Direction 16: Aubrey Blanche

Resources

@adblanche website The Paradox of Meritocracy (article) Textio Work Rules! (book, by Laszlo Bock)

Tweets

Direction 16: Aubrey Blanche Direction 16: Aubrey Blanche Direction 16: Aubrey Blanche Direction 16: Aubrey Blanche Direction 16: Aubrey Blanche Direction 16: Aubrey Blanche " ["post_title"]=> string(44) "Direction 16: Scaling Walls - Aubrey Blanche" ["post_excerpt"]=> string(0) "" ["post_status"]=> string(7) "publish" ["comment_status"]=> string(4) "open" ["ping_status"]=> string(6) "closed" ["post_password"]=> string(0) "" ["post_name"]=> string(41) "direction-16-scaling-walls-aubrey-blanche" ["to_ping"]=> string(0) "" ["pinged"]=> string(0) "" ["post_modified"]=> string(19) "2017-03-21 10:08:57" ["post_modified_gmt"]=> string(19) "2017-03-20 23:08:57" ["post_content_filtered"]=> string(0) "" ["post_parent"]=> int(0) ["guid"]=> string(37) "https://www.webdirections.org/?p=7066" ["menu_order"]=> int(0) ["post_type"]=> string(4) "post" ["post_mime_type"]=> string(0) "" ["comment_count"]=> string(1) "0" ["filter"]=> string(3) "raw" ["post_category"]=> string(1) "0" } [9]=> object(WP_Post)#241 (25) { ["ID"]=> int(7061) ["post_author"]=> string(1) "3" ["post_date"]=> string(19) "2017-03-20 10:00:33" ["post_date_gmt"]=> string(19) "2017-03-19 23:00:33" ["post_content"]=> string(4144) "The speaker lineup for our Transform 17 Conference in Canberra from 29-30 March is complete. We've added not one, not two but three more sessions - this is going to be a seriously full day, and seriously good value! Please note our Workshop day with Dan Sheldon and Sarah Atkinson has already sold out, and it is very likely we'll have a full house for the conference, too.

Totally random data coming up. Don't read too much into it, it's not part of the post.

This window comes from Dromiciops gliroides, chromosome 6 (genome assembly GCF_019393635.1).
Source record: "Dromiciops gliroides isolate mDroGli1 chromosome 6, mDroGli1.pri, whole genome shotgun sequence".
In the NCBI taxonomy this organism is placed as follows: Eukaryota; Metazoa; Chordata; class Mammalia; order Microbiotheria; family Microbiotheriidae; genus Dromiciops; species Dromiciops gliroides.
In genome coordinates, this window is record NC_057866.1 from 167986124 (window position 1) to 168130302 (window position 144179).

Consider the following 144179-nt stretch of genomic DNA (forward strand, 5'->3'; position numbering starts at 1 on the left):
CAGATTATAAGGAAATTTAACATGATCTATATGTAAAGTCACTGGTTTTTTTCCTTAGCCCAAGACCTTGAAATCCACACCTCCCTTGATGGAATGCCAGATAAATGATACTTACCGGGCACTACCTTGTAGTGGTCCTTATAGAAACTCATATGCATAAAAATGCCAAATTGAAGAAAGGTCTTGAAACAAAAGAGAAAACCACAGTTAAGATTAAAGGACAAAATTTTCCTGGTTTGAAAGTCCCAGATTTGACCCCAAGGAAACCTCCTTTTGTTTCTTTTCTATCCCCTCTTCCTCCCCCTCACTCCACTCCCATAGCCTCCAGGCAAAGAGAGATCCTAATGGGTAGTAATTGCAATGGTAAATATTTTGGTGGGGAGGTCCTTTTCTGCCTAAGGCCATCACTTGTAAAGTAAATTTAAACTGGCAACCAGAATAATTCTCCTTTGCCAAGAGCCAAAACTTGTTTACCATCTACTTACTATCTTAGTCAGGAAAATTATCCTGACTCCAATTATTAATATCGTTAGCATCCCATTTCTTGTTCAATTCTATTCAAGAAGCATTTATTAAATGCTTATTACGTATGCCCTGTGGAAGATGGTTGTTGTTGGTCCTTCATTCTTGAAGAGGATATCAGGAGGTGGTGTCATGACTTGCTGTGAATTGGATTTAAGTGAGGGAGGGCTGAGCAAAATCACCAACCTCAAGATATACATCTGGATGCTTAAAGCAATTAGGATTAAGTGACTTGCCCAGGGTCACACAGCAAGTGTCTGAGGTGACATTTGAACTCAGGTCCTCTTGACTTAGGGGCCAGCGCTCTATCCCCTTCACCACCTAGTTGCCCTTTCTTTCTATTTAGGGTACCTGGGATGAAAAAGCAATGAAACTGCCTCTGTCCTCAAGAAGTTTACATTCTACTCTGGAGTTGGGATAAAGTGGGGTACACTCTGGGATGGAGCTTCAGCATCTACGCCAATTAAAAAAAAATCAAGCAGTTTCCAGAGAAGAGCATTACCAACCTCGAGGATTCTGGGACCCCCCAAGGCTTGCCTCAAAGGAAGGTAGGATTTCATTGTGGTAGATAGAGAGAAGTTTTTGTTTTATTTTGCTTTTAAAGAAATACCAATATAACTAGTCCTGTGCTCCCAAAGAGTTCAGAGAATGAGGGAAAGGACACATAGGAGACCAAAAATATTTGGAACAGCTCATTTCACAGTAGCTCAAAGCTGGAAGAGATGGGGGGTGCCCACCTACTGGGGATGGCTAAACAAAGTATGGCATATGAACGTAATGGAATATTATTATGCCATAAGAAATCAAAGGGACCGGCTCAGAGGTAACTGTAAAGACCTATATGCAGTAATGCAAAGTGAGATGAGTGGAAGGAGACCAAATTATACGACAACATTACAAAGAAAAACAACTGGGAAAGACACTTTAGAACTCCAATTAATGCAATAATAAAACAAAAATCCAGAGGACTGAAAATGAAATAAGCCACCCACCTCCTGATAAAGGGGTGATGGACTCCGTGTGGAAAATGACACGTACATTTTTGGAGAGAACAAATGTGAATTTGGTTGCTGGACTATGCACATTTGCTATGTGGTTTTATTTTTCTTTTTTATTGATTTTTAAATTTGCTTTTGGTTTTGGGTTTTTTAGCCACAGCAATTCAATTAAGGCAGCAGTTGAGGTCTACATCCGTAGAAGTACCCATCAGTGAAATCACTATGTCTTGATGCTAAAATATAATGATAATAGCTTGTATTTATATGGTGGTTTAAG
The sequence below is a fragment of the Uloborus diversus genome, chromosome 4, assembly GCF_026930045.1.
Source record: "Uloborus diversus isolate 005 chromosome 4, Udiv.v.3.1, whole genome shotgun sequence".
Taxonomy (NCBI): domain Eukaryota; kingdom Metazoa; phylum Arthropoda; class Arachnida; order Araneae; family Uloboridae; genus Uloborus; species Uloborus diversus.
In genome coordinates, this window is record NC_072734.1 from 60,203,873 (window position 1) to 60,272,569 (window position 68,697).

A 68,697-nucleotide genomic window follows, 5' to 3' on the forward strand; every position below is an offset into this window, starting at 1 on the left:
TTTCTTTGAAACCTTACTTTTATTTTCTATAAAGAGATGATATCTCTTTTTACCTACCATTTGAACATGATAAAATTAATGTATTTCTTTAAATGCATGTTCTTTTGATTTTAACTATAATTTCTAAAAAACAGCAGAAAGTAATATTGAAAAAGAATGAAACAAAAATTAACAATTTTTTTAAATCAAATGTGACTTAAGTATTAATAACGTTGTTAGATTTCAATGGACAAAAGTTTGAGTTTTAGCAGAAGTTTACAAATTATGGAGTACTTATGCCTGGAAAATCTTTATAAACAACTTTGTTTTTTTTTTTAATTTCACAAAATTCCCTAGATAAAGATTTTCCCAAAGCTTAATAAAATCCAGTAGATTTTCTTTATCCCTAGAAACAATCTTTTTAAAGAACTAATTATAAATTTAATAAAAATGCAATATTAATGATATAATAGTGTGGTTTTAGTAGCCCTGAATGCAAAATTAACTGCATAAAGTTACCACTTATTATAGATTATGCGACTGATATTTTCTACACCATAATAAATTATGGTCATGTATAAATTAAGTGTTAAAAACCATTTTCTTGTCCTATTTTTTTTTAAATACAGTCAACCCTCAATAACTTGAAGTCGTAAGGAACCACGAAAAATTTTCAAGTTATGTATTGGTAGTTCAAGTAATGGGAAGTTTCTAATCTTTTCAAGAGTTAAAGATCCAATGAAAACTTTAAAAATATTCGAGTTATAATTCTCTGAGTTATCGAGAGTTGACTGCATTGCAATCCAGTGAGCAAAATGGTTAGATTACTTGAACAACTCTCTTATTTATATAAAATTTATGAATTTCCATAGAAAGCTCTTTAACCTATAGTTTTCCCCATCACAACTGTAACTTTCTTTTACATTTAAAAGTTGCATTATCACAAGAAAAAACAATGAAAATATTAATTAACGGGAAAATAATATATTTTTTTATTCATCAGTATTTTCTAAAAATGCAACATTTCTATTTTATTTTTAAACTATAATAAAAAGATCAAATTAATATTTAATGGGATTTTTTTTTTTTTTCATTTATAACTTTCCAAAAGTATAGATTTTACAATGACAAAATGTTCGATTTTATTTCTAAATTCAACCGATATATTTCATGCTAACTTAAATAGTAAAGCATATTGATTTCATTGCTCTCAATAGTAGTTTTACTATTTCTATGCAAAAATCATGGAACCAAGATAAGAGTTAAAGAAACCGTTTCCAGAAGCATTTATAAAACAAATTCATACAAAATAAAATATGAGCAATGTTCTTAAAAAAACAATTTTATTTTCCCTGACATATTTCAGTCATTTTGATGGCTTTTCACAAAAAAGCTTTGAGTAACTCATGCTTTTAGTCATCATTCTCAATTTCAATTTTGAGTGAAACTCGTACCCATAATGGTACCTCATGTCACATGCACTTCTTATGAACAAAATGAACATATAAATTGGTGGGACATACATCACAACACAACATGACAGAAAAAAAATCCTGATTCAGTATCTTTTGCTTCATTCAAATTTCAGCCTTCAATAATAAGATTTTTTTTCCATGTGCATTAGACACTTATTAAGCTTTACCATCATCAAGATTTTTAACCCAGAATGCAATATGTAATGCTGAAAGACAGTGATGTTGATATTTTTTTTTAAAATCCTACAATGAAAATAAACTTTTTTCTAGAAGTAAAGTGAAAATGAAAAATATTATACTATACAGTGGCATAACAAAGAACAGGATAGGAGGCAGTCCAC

Who's been added to the program?

Catherine Thompson, Transform 17 Conference Catherine Thompson Head of Digital Marketplace, DTA What's now, and What's next for the Digital Marketplace Hear what's new, and coming next for the Digital Marketplace, whether you're a buyer or seller of services. Stewart Hay, Transform 17 Conference Stewart Hay Intopia Digital accessibility in a post truth world Why are agencies still producing digital services that do not conform to the agreed Web Content Accessibility Guidelines (WCAG)? Belinda Kellar, Transform 17 Conference Belinda Kellar Director, CX, DSITI Personalised and proactive service delivery for seniors The Queensland Government has been working with older people to improve access to concessions and the support they need to stay healthy and active.